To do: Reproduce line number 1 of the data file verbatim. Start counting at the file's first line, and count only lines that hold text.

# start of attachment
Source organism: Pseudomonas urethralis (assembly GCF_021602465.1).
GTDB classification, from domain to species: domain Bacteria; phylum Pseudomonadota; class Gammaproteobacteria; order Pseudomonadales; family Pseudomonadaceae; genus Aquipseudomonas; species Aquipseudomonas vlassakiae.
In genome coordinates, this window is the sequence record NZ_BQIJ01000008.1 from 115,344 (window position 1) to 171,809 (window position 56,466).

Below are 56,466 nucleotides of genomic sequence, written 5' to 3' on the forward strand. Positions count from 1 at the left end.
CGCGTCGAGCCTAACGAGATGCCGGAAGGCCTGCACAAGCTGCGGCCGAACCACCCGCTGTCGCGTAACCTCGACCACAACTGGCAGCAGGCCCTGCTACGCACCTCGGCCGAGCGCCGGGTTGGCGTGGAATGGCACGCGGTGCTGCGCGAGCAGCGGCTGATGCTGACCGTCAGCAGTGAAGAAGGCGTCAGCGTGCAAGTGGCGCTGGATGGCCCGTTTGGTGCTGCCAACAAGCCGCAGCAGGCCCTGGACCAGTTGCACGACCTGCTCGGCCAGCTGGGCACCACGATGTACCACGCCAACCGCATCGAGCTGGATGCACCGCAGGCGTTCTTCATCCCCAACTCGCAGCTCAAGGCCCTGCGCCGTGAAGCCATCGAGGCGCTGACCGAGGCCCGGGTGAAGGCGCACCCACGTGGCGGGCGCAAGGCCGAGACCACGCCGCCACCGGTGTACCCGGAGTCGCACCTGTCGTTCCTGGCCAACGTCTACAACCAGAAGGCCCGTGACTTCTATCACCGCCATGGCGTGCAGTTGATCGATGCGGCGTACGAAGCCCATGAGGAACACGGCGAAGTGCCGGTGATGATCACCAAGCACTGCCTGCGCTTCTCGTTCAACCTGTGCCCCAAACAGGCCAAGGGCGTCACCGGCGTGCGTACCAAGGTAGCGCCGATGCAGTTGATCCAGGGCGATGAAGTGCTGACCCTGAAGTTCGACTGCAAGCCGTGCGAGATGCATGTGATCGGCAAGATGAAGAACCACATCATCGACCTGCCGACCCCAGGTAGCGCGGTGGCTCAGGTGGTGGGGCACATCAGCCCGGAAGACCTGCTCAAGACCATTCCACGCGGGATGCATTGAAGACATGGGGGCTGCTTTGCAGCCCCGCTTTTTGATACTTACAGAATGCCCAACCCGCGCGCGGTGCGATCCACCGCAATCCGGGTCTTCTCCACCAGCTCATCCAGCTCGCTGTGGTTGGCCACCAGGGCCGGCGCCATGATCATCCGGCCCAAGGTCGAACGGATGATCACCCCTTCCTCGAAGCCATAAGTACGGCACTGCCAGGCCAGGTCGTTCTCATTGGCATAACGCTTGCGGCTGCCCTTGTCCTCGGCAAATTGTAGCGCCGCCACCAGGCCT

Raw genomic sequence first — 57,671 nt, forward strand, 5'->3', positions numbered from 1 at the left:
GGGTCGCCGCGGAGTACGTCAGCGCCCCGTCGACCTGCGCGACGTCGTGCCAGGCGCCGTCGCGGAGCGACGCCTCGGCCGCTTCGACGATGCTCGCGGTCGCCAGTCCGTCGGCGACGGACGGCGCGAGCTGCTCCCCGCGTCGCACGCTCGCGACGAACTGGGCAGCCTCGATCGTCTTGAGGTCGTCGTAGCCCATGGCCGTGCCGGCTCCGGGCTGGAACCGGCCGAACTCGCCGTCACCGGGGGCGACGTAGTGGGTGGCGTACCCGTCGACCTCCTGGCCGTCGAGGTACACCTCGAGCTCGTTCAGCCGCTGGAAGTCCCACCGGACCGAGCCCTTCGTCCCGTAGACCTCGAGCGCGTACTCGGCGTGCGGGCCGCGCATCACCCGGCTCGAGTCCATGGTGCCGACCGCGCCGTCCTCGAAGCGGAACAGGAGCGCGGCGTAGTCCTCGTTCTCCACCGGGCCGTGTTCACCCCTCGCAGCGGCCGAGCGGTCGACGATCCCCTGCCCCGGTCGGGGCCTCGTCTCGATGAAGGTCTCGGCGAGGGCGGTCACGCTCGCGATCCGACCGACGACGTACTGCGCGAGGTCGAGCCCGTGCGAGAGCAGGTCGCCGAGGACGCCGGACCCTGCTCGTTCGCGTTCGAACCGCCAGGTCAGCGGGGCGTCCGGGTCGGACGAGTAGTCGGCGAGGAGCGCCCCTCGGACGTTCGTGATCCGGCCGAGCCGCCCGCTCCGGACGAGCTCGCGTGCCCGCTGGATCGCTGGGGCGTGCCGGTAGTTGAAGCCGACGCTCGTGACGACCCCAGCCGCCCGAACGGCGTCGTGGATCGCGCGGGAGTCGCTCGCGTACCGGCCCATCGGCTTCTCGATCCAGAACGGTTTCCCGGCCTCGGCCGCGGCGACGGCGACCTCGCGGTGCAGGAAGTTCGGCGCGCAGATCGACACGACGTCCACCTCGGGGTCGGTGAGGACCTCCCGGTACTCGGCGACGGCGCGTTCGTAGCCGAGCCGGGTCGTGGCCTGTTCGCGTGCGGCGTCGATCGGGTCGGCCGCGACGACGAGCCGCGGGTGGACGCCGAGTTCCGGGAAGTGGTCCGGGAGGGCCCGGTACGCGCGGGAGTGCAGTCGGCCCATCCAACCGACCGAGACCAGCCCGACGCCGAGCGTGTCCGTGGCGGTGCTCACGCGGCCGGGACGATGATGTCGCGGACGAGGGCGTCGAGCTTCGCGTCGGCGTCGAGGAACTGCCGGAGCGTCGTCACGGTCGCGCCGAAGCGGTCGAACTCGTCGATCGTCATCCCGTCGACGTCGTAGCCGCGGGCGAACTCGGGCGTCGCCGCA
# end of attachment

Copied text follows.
Source organism: Pseudomonas urethralis (assembly GCF_021602465.1).